Boris Johnson has made £1,000,000 from FOUR speeches since quitting as PM

The former PM was on a rate of about £30,000 an hour

Published

Boris Johnson has reportedly made more than £1 million since quitting as prime minister in September.

The Conservative MP has spoken at four different events since stepping down, earning a reported £1,030,780.

Johnson stood down as prime minister in early September after he lost the support of ministers and lawmakers following months of scandals, including parties at the heart of government when the rest of Britain was under a strict lockdown during the Covid-19 pandemic.

The 58-year-old was paid £1,030,780 pounds for four speaking engagements in October and November, a rate of about £30,000 an hour, according to the latest register of financial interests of members of parliament.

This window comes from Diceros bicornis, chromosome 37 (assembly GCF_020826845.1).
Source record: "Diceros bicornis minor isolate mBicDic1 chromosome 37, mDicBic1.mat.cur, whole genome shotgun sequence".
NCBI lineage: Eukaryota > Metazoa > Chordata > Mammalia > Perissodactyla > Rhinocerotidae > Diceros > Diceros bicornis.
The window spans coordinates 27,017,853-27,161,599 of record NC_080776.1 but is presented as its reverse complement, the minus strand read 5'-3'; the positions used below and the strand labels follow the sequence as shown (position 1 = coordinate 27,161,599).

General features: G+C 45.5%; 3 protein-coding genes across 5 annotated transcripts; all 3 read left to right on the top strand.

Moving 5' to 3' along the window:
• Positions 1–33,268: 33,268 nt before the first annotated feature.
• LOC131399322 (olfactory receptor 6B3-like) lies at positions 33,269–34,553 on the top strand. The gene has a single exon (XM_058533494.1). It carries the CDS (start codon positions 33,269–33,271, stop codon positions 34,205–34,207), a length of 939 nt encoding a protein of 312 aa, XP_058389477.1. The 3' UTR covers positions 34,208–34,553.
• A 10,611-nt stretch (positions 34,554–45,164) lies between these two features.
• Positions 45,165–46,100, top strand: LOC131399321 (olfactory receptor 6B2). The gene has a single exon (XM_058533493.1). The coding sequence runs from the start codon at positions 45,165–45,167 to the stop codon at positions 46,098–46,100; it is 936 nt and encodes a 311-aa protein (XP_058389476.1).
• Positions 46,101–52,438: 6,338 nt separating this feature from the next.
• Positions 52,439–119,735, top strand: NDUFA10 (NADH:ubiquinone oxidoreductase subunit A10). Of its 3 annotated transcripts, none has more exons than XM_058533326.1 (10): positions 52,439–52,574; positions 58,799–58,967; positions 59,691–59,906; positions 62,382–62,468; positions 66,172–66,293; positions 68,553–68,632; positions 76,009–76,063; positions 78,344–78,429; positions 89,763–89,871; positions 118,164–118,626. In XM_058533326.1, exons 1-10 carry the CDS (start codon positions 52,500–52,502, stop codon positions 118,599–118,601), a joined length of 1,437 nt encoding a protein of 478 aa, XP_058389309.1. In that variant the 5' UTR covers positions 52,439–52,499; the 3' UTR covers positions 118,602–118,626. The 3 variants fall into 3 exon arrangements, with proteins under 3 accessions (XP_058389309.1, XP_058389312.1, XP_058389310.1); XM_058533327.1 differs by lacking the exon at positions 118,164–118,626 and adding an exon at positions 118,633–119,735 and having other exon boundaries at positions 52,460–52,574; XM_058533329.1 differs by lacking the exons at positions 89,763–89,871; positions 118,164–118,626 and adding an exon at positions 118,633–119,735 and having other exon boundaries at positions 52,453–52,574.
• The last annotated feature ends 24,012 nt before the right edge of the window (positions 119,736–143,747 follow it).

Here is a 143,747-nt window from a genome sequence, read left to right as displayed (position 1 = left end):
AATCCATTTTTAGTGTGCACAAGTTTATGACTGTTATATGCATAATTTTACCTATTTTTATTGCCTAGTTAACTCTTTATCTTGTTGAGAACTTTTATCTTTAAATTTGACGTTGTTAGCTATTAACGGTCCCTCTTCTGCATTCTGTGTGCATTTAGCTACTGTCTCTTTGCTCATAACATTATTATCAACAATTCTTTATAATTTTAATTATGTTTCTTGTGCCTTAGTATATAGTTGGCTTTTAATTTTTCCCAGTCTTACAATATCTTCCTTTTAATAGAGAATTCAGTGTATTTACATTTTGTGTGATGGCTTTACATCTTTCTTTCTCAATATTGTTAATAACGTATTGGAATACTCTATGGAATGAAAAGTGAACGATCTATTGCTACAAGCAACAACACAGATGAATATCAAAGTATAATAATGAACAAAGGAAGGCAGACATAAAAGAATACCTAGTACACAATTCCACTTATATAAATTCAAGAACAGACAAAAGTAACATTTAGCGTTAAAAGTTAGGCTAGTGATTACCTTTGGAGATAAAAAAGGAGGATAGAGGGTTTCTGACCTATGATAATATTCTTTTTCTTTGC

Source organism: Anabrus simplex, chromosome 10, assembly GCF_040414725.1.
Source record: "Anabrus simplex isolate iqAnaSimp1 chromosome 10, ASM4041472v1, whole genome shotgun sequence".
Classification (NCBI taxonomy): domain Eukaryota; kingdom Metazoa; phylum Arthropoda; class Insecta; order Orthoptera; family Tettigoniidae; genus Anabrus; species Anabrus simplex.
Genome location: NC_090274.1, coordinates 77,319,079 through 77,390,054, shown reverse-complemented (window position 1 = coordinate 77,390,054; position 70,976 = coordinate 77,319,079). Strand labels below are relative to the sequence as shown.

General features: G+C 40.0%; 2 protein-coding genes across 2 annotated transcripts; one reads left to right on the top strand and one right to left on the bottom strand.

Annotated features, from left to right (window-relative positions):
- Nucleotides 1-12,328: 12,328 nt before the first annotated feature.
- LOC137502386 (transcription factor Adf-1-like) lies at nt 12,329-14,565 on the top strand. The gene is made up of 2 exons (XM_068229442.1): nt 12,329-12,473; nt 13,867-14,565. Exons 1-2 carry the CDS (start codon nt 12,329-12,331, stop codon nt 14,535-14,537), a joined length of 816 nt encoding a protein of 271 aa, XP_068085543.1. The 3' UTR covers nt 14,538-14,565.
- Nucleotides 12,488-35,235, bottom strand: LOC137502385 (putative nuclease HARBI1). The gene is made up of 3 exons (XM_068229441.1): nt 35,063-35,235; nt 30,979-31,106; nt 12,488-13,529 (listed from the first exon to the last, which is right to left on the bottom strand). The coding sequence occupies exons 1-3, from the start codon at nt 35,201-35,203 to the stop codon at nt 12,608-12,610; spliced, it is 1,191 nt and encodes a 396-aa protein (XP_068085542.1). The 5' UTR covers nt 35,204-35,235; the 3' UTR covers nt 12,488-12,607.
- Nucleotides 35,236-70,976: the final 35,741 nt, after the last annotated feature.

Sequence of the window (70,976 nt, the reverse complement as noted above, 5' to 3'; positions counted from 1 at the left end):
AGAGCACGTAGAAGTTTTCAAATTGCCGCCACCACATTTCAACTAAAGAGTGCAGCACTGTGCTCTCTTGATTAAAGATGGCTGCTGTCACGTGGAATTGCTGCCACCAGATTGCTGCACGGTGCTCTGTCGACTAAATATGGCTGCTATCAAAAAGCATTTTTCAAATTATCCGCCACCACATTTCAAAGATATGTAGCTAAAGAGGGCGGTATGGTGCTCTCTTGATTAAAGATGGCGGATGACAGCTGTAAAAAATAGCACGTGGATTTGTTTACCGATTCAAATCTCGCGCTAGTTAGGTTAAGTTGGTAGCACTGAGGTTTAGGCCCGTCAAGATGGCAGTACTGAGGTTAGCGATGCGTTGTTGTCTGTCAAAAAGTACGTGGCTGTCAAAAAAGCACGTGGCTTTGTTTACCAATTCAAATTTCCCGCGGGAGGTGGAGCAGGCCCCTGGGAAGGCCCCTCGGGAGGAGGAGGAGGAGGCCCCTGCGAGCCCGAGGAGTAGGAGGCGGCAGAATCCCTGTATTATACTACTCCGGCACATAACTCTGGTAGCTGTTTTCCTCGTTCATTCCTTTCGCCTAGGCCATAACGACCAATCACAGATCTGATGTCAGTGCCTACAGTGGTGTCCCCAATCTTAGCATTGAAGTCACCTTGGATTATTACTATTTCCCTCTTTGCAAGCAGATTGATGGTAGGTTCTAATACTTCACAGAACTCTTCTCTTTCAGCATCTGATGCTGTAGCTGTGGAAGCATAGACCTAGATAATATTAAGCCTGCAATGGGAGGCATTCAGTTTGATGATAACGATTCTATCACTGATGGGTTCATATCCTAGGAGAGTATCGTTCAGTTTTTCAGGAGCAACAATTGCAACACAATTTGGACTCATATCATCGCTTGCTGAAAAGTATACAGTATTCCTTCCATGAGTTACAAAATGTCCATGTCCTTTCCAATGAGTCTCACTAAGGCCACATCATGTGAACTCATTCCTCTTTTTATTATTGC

As a member of parliament, Johnson is required to declare external earnings, as well as the number of hours involved.

Mr Johnson's best paid work was a speech in New York to the U.S. finance firm Centerview Partners worth £277,700 pounds. The firm also provided transport and accommodation for Johnson and two members of his staff, and the registered time commitment was nine hours.

Mr Johnson had been paid more than £750,000 for three speeches in November.

The former PM also spoke to the Hindustan Times and the CNN Global Summit Lisbon in the same month.

In October, he was paid £276,000 to make a speech to the Council of Insurance Agents and Brokers, taking his total earnings to more than £1,000,000 since he left Number 10.

It is expected Mr Johnson will make even more over the coming months and years, as he follows in the footsteps of Tony Blair and David Cameron to appear and speak at events, and could even publish a memoir of his time in Downing Street.

In 2007, Mr Blair published his book, ‘A Journey’, detailing his political life, which made him a reported £5 million. He also earns an estimated £300,000 to speak at events.

His successor, Mr Cameron, is thought to have made £1.5 million from ‘For The Record’, and earns a smaller £120,000 for speeches.